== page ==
The first thing we wanted to do was get a baseline power pull on our Camaro. Looking back
The thrill of getting a new ride to mess with is only surpassed by seeing that project ratchet-up in performance. Sometimes gearheads get a new and relatively stock ride, then dive in with big-league mods. But if you're short of time, cash, or both, then chances are you're going to take a more incremental approach to making your Camaro performance vision a reality.
Our new (at least to us) 2001 Chevy Camaro Z28 is painfully bone stock. Rather than tackle big-ticket items first, we wanted to start with something a little more basic. Two of the most popular "first mods" for fourth-gen LS-powered Camaros are air intakes and handheld programmers. The intakes help more air get into the engine, which equates to more power, while the programmer performs a plethora of tasks from tuning to adjusting for tire sizes. In the grand scheme of things, they both fall into the "affordable and easy-to-do" category, which is never a bad place to start.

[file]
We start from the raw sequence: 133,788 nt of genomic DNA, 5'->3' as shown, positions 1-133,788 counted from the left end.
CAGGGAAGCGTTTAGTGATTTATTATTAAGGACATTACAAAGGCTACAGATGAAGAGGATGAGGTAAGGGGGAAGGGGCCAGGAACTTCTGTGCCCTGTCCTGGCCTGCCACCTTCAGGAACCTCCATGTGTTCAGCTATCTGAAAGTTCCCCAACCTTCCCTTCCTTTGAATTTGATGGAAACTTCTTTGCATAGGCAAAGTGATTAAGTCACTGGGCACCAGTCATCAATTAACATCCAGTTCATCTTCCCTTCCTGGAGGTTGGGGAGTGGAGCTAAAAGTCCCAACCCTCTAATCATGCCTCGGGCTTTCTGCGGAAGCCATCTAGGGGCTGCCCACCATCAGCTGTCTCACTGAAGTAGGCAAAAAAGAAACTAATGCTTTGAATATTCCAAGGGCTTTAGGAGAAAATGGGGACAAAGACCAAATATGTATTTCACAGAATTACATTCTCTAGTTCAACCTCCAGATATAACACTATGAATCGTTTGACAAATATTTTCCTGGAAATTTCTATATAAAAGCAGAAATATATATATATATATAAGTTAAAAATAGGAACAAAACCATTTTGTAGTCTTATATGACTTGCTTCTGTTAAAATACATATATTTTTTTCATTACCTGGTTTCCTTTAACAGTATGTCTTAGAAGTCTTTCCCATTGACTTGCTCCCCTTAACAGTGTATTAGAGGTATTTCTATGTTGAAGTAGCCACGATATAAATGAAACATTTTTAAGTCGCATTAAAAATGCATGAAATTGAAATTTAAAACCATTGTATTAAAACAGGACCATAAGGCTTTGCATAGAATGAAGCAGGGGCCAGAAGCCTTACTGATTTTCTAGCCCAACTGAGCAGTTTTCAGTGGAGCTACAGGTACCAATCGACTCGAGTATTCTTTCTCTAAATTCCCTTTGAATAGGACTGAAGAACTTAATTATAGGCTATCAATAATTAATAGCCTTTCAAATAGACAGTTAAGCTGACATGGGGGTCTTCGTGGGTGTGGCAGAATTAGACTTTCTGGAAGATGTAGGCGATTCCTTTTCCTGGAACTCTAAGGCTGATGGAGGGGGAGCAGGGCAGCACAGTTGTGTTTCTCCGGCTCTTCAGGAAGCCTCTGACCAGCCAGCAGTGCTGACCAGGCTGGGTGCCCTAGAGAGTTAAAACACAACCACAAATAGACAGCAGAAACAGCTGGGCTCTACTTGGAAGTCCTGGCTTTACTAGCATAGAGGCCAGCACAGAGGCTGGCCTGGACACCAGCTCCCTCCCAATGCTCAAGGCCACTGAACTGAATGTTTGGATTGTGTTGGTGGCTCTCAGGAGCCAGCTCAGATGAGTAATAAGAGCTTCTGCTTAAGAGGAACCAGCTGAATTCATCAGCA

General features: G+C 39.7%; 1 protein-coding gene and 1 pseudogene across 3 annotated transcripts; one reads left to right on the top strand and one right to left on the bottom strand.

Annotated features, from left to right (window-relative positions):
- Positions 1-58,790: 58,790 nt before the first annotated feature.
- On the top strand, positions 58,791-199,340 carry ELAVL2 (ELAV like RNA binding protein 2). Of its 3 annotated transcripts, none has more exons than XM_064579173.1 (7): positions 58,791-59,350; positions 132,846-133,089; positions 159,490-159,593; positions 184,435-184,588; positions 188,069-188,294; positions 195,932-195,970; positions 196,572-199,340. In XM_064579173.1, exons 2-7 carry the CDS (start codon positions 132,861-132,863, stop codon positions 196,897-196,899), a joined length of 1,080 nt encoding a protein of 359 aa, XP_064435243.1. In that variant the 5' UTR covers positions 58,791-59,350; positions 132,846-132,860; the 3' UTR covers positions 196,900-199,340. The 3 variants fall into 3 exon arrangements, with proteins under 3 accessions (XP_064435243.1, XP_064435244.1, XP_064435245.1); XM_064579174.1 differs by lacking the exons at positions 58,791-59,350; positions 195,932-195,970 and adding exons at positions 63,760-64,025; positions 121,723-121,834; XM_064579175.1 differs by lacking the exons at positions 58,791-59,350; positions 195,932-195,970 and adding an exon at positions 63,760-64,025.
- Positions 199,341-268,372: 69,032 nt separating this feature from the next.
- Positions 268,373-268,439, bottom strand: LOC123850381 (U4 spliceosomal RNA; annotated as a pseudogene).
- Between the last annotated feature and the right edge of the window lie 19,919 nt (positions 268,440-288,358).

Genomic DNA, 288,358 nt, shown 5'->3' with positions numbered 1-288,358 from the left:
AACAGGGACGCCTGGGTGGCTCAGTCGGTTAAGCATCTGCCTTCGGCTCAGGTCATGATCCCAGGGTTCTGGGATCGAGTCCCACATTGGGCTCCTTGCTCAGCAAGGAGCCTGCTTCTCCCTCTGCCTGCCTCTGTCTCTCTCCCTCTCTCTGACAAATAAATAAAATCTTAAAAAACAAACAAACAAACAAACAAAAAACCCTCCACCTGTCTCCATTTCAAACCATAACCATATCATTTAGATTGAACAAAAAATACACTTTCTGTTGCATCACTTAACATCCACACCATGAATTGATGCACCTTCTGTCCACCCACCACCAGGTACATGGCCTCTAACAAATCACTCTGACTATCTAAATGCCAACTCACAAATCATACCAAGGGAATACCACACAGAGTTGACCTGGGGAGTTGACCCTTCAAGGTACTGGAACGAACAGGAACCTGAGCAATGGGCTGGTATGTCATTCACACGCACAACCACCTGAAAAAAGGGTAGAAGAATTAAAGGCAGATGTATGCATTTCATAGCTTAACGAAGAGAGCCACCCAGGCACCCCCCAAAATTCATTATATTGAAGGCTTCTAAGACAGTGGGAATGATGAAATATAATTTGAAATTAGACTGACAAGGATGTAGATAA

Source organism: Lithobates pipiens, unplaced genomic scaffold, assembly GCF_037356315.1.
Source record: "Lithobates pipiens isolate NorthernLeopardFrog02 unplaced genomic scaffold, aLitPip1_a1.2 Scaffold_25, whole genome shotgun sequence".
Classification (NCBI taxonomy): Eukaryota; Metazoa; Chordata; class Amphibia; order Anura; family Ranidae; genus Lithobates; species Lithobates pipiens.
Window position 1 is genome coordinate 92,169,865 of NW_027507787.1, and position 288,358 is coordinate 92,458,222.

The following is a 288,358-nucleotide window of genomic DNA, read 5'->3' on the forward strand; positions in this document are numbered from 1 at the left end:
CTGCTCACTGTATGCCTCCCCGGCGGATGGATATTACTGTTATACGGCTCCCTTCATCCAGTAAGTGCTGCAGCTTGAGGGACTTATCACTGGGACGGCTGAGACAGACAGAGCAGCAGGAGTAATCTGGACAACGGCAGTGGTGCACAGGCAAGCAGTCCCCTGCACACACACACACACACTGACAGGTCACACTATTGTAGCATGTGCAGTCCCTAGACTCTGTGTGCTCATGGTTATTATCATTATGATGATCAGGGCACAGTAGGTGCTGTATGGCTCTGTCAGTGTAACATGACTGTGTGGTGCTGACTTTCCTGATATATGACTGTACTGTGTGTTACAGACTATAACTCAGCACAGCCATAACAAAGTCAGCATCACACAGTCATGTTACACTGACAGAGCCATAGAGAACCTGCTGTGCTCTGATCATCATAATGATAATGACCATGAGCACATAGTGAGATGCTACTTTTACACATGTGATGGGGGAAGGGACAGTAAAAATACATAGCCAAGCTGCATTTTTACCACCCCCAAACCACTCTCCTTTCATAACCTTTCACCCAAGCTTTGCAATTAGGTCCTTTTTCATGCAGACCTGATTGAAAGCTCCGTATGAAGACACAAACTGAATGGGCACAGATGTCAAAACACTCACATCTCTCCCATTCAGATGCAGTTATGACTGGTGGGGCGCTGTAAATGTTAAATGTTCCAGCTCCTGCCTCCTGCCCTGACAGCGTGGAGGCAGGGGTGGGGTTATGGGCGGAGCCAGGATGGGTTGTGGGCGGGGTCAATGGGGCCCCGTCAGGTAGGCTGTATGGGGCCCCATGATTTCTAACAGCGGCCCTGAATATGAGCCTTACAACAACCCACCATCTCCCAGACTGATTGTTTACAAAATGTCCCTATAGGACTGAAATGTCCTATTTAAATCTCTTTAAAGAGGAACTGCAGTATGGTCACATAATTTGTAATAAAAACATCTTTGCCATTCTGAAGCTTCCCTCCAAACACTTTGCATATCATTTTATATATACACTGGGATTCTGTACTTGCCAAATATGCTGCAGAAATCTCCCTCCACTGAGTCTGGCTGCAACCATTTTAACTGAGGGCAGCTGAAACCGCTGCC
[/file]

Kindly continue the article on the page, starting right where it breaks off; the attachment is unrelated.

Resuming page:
Performance in the Palm of Your Hand
Ever since engines were mated to computers, gearheads have been figuring out ways to tweak the code to induce more performance. Unfortunately it's way easier to get it wrong than it is to get it right. For those of us without the mad skills needed to make sense of the raw programming code there's a solution: the handheld programmer. You can't get as deep into messing with your ride's computer as you can with PC-based programmer, but that's not necessarily a bad thing. This is because it's unlikely you'll end up turning your engine to slag since the handhelds come pre-loaded with tunes that have been dyno tested and proven safe.
But there's more to them than just the tuning tweaks they provide. They can also remove top-speed limiters, adjust for aftermarket tire sizes, change gear ratios, and even remove the dreaded Computer Assisted Gear Selector (CAGS). If you have an automatic, there are more benefits to be had in being able to adjust your transmission's shift points. All of this is in an easy-to-use, menu-driven format. What's not to love?